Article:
Drug and Alcohol Counseling and Psychotherapy
People use substances for various reasons such as to relax, have fun, numb emotional or physical pain, or to get away from problems or difficulties experiencing in their life. The misuse of substances may lead to a dependence and other health problems. The use of substances to reduce emotional or physical pain or to get away from problems may be effective in the short term however may have serious long-term consequences on health and wellbeing.
Stages of Addiction
Experimentation begins voluntarily and at this point, use is irregular and only occurs in specific situations. When people believe their substance, abuse is solving their problems or making them feel better begin drinking more alcohol or taking more drugs, thereby moving on to regular use.
Regular use does not have to be every day, but sometimes it happens every weekend or in a certain circumstance such as when lonely, bored, or stressed. Regular, heavy use of drugs or alcohol begins to take a toll on the person’s life, health, and safety. This may result, conflict and marital problems, trouble fulfilling work and personal responsibilities and trouble with law.
Problem or risky use
During this stage, you begin to suffer legal, emotional, physical, or social problems. Adults may drink and drive or have problems at work or in their relationships. Teenagers may have bad grades, behavioural problems, a significant change in friends or motor vehicle crashes.
Dependence is continues use of substances regularly despite the harm its causing, including bodily changes causing altered reactions to the substance.
Addiction is compulsive and out of control. You might experience psychological and physical changes from repeated heavy substance use.
Signs of substance misuse and addiction
- Finding it difficult to meet responsibilities.
- spending more time with people who drink or use drugs.
- missing appointments, classes, or work commitments
- losing interest in activities that you used to love.
- getting in trouble in school, at work or with the law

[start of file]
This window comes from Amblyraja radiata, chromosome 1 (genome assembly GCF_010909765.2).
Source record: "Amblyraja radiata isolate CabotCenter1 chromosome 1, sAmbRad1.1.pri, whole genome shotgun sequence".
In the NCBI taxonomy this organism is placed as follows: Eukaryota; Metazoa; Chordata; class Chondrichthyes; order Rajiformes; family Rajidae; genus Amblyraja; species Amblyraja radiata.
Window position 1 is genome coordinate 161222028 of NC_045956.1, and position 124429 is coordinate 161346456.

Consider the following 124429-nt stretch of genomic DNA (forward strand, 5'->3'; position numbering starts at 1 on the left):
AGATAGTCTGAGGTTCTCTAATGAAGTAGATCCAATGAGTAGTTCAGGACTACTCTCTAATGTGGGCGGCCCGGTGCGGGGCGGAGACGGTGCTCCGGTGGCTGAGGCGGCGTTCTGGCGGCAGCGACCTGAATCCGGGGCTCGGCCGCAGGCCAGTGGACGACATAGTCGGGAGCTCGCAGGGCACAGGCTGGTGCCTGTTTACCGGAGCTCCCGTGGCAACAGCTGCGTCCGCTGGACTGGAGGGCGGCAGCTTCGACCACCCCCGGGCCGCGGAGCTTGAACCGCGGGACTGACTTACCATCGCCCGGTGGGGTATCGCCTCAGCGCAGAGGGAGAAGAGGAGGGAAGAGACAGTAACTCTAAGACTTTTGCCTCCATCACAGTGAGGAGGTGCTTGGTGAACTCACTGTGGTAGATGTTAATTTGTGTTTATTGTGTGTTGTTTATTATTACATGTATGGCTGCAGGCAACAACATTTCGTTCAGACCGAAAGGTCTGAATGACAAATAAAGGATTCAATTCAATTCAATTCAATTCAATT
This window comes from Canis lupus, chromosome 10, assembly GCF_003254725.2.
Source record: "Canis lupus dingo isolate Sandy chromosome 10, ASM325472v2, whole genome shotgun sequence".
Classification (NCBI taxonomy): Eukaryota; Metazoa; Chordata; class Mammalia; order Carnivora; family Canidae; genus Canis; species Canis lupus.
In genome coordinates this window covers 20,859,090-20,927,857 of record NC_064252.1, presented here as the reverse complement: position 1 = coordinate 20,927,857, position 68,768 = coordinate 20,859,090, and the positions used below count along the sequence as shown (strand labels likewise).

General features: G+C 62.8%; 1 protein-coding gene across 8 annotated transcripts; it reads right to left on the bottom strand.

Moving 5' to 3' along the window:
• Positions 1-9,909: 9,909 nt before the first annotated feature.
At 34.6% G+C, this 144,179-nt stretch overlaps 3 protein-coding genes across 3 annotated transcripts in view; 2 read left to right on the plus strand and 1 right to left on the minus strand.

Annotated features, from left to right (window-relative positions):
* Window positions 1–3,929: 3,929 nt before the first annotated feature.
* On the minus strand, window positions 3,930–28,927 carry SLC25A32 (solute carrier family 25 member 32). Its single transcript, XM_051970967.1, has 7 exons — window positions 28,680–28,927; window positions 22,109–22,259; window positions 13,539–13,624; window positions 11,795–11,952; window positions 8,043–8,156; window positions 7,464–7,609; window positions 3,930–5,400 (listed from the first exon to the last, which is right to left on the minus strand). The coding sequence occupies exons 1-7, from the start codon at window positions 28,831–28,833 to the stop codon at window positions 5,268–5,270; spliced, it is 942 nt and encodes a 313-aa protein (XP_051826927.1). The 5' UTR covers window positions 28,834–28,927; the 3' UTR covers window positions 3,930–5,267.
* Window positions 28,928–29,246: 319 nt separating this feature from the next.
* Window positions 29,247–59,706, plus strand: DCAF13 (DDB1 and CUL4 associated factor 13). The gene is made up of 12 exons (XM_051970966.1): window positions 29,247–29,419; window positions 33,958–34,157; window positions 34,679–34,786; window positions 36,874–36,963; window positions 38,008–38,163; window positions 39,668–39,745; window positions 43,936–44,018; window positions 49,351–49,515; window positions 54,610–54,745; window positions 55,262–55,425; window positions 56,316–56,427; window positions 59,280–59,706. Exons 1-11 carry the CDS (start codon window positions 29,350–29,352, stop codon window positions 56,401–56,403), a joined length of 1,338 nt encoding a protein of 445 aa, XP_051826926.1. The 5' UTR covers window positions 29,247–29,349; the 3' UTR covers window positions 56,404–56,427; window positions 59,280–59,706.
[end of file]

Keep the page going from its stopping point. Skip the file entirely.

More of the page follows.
- relying on drugs or alcohol to have fun or relax.
- finding you need more and more of the substance to get the same feeling.
- spending money on the substance, even when you cannot afford it.
- lying to people about your alcohol or drug use when they ask
- trying but failing to stop using the substance.
- cravings and urges to use the substance and symptoms of withdrawal when not using the substance.
- Changes in personality and behaviour like a lack of motivation, irritability, and agitation
- Taking part in more dangerous or risky behaviours e.g. drink driving, unprotected sex, using dirty needles.
- Behaviour changes e.g. stealing, exhibiting violence behaviour toward others.
- Conflict with partner/family/friends, losing friends.
- Experiencing signs of depression, anxiety, paranoia, or psychosis.
If you answer yes to some of these, you need Alcohol and Drug Therapy. Mariemma brings harm reduction approach to people those who want to make safer decisions about their ongoing health and wellbeing without abstaining. Abstinence based approach for those who want to reduce and abstaining from alcohol and other drug use. Talk to Mariemma today and see what is the holistic way to address your substance use problems.
“It Does Not Matter How Slowly You Go as Long As You Do Not Stop.” – Confucius
“When your past calls, don’t answer. It has nothing new to say.” “Don’t let the past steal your present.” Terri Guillemets
What to expect
A safe, respectful, healing space for working together.
Sessions may also integrate mindfulness and self-compassion.
Depending on the client’s needs, sessions may draw from a range of evidence-based approaches, which include: